- St. Elizabeth College of Nursing - Established in Utica in 1904, students can earn a two-year associate degree in nursing. St. Elizabeth College of Nursing has had a 100% employment rate for the past several years and continues to do so with personal attention to all students that produce an excellence in nursing care. The College offers an articulation agreement for AAS degree completion with Herkimer County Community College and Mohawk Valley Community College.
- SUNY Morrisville - SUNY Morrisville is a residential college of agriculture and technology offering more than 70 majors. Established in 1948, the college has an undergraduate population of about 3,100 students. The 15:1 student-faculty ratio translates into personal attention for all students. The College is a technologically advanced institution that became the first in the nation to supply a wireless access initiative and a ThinkPad program that advanced all other equipment.
- SUNY Institute of Technology (SUNY IT) - SUNY IT is the State University's only institute of technology. More than 2,800 students are enrolled in undergraduate and graduate degree programs in technology, professional studies, and the liberal arts on the SUNYIT campus, a high-tech learning environment on more than 800 acres in Marcy, minutes from downtown Utica. A $13 million student center and a $20 million field house are slated for construction in 2009-2010. SUNYIT students come from all over New York, many other states and more than 20 other nations. Campus life includes NCAA Division III athletics, intramurals and a variety of activities and events such as gallery exhibits and performances.
- Utica College - Utica College was founded by Syracuse University in 1946 to serve returning World War II veterans, but this private coeducational college became independently accredited in 1995. Approximately 3,000 undergraduate and graduate students attend UC. Programs include 36 undergraduate majors, 17 graduate programs, professional development programs, and conference services. The college also offers a wide array of extracurricular activities, including a robust Division III varsity program that includes football, men's and women's ice hockey, men's and women's soccer, and men's and women's lacrosse. Utica College students enjoy the wide range of programs and the diversity of a large university with the close personal attention of a small college.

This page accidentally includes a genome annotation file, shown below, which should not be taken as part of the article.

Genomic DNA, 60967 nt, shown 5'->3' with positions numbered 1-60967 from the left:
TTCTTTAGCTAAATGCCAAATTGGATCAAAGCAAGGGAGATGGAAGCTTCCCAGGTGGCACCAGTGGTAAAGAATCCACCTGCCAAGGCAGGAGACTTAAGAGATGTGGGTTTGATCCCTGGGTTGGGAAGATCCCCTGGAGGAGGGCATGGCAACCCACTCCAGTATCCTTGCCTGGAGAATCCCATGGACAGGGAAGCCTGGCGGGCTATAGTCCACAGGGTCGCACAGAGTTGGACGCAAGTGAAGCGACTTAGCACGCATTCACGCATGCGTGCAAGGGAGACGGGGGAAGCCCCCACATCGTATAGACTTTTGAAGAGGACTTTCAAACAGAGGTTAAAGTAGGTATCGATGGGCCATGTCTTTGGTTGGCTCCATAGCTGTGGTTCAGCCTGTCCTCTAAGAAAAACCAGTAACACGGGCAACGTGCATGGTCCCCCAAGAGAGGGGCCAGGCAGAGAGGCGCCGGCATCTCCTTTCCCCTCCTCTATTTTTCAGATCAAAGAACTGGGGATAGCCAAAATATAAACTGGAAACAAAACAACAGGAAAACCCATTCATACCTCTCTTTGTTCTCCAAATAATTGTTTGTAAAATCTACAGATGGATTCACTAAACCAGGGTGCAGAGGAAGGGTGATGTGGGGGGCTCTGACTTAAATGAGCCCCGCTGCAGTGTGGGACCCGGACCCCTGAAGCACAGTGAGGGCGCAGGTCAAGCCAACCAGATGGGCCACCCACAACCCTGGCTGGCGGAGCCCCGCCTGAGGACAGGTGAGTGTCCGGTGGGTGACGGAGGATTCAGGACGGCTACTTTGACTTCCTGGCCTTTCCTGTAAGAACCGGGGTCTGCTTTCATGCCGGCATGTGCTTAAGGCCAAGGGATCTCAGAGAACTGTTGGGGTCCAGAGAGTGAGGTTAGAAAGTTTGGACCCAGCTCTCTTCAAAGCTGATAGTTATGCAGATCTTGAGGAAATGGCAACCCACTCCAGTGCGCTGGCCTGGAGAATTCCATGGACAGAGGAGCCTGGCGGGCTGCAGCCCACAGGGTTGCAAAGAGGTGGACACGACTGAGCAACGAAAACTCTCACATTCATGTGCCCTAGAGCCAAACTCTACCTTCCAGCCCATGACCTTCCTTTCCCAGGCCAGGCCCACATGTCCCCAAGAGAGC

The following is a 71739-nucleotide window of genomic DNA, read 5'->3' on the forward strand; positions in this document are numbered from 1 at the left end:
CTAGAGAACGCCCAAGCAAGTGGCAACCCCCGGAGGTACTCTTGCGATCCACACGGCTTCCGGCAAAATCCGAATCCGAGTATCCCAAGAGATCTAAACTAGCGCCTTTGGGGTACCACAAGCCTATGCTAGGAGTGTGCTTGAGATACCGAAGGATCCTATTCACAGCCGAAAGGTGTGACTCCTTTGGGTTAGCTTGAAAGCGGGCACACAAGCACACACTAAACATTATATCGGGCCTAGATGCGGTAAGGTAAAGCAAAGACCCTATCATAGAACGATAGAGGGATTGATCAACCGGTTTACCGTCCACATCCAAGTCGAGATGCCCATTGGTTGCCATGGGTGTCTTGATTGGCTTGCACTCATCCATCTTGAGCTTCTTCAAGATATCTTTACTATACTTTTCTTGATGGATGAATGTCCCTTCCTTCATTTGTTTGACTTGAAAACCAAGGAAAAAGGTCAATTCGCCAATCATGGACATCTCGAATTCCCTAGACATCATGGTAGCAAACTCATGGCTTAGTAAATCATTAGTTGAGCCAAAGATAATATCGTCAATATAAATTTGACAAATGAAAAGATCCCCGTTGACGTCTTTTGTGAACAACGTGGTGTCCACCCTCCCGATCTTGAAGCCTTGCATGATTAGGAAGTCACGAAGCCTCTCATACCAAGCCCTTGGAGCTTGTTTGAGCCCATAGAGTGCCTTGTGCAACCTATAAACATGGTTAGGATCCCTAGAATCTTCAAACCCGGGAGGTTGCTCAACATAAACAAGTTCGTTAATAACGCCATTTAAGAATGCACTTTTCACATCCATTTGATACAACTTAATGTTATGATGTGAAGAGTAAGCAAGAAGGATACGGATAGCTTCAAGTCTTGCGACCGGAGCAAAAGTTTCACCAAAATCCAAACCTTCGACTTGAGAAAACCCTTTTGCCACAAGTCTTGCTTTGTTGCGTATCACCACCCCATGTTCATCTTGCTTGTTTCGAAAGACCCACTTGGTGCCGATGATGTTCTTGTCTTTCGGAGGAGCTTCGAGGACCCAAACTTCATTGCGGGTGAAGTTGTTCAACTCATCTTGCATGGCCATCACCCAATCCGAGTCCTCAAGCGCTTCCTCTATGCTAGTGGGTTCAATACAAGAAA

- Utica School of Commerce (USC) - Founded in 1896, USC has successfully prepared men and women for careers in the world of business. As one of the first private business schools in New York State, USC has innovative programs which enable alumni to excel in corporate boardrooms, governmental agencies, public and private industries, non-profit agencies and their own businesses. This business school offers a wide variety of studies taught by professionals who have experience in both academia and business. USC offers majors in 20 fields to its more than 700 students at its three locations, Utica, Oneonta, and Canastota.
Healthcare services and facilities in the Mohawk Valley continue to expand and are among the finest in New York State. The healthcare and social associations is 1.62 percent more than the average U.S. statistics, according to ecanned.com.
St. Elizabeth Medical Center, located in Utica, was founded in 1866 and at that time was the first hospital in central New York. St. Elizabeth Medical Center is noted for its accredited Family Medicine Residency Program, School of Radiology, and School of Nursing. The 201-bed acute care regional medical center with trauma center, heart institute, home care, and network of 18 satellite offices is operated by the Sisters of St. Francis. St. Elizabeth Medical Center provides skilled nursing services, infusion therapy, wound care, diabetic teaching, rehabilitation therapy, asthma and diabetes disease-management programs, and daily activity assistance.
Mohawk Valley Heart Institute (MVHI) based at St. Elizabeth was established in 1997 to support a heart program involving the expertise of several different hospitals. The MVHI now offers a breakthrough laser procedure that provides pain relief for patients suffering from severe coronary artery disease. MVHI has helped save lives, improved the quality of life, provided the convenience of staying close to home, and plowed tens of millions of dollars into the region's economy.